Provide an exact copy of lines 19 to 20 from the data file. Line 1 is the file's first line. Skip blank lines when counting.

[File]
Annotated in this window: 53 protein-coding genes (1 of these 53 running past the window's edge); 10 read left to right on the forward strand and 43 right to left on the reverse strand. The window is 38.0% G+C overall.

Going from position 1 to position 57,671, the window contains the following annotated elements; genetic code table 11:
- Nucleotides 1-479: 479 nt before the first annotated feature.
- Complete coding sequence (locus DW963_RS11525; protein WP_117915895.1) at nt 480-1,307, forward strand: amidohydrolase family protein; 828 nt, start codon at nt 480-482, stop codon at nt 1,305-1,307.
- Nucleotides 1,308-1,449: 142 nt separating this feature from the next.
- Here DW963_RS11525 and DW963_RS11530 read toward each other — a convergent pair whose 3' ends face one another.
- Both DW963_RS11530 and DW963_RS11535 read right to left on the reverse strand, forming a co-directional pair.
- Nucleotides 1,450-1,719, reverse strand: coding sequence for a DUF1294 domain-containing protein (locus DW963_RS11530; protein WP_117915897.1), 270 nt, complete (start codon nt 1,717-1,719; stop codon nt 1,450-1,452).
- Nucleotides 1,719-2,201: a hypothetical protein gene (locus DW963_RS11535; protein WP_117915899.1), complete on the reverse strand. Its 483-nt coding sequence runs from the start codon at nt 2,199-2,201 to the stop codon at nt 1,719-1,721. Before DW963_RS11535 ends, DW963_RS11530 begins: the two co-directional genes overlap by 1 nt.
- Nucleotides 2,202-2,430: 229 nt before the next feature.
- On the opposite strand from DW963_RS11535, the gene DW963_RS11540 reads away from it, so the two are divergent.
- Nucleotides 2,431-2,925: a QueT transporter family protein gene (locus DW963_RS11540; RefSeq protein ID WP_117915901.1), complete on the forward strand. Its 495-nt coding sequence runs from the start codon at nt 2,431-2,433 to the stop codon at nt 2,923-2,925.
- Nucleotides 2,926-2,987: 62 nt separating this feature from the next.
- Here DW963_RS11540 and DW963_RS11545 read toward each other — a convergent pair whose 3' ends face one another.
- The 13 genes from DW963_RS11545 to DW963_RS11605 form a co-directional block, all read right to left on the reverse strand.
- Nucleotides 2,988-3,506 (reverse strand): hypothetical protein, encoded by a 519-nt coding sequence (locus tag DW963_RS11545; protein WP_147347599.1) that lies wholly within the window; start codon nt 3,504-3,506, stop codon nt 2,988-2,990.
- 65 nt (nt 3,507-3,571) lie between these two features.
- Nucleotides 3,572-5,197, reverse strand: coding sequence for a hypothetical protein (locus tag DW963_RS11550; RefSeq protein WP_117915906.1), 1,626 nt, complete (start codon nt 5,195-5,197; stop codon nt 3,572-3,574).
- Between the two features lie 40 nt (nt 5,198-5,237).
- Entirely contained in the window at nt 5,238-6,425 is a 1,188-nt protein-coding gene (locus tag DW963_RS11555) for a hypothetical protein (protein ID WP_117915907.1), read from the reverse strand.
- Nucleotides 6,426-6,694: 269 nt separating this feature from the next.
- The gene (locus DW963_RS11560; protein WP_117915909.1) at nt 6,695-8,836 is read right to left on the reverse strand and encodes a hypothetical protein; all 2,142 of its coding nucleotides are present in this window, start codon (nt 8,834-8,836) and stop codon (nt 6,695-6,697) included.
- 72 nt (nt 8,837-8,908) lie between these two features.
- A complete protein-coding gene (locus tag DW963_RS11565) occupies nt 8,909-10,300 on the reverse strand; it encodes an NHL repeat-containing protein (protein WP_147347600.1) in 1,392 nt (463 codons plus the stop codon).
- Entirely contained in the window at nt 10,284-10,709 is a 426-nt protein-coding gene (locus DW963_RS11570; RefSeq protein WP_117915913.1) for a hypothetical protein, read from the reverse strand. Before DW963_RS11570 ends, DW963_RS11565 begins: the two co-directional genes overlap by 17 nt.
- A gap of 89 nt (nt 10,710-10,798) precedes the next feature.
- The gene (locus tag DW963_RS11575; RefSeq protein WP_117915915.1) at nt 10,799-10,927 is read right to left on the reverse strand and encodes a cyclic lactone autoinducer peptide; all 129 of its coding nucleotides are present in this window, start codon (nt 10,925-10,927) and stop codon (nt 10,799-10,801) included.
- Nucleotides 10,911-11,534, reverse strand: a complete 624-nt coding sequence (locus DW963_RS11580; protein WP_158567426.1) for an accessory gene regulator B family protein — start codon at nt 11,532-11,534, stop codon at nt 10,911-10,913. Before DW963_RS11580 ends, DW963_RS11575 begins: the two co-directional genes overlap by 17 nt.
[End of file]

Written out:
- Between the two features lie 40 nt (nt 5,198-5,237).
- Entirely contained in the window at nt 5,238-6,425 is a 1,188-nt protein-coding gene (locus tag DW963_RS11555) for a hypothetical protein (protein ID WP_117915907.1), read from the reverse strand.